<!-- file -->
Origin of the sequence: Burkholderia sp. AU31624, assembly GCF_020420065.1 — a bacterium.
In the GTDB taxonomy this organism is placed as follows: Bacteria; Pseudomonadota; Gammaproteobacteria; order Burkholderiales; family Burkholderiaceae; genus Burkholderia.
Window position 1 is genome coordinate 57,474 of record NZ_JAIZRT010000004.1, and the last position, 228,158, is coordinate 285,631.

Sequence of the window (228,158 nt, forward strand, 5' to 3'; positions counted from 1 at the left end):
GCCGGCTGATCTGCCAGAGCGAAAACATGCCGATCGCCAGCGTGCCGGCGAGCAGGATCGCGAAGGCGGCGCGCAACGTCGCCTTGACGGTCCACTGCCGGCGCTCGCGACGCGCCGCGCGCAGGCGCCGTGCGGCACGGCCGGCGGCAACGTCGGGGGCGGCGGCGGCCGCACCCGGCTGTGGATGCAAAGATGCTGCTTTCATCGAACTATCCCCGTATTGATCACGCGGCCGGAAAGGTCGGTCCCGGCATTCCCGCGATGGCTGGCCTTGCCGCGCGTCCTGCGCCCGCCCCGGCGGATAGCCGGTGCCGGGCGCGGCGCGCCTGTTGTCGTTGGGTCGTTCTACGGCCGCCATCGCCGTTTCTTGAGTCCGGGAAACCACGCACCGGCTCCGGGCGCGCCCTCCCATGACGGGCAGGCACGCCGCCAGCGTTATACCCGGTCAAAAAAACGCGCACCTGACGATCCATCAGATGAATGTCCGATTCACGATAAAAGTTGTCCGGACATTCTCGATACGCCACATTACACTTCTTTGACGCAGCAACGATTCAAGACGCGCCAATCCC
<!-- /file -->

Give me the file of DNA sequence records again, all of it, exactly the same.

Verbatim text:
Origin of the sequence: Burkholderia sp. AU31624, assembly GCF_020420065.1 — a bacterium.
In the GTDB taxonomy this organism is placed as follows: Bacteria; Pseudomonadota; Gammaproteobacteria; order Burkholderiales; family Burkholderiaceae; genus Burkholderia.
Window position 1 is genome coordinate 57,474 of record NZ_JAIZRT010000004.1, and the last position, 228,158, is coordinate 285,631.

Sequence of the window (228,158 nt, forward strand, 5' to 3'; positions counted from 1 at the left end):
GCCGGCTGATCTGCCAGAGCGAAAACATGCCGATCGCCAGCGTGCCGGCGAGCAGGATCGCGAAGGCGGCGCGCAACGTCGCCTTGACGGTCCACTGCCGGCGCTCGCGACGCGCCGCGCGCAGGCGCCGTGCGGCACGGCCGGCGGCAACGTCGGGGGCGGCGGCGGCCGCACCCGGCTGTGGATGCAAAGATGCTGCTTTCATCGAACTATCCCCGTATTGATCACGCGGCCGGAAAGGTCGGTCCCGGCATTCCCGCGATGGCTGGCCTTGCCGCGCGTCCTGCGCCCGCCCCGGCGGATAGCCGGTGCCGGGCGCGGCGCGCCTGTTGTCGTTGGGTCGTTCTACGGCCGCCATCGCCGTTTCTTGAGTCCGGGAAACCACGCACCGGCTCCGGGCGCGCCCTCCCATGACGGGCAGGCACGCCGCCAGCGTTATACCCGGTCAAAAAAACGCGCACCTGACGATCCATCAGATGAATGTCCGATTCACGATAAAAGTTGTCCGGACATTCTCGATACGCCACATTACACTTCTTTGACGCAGCAACGATTCAAGACGCGCCAATCCC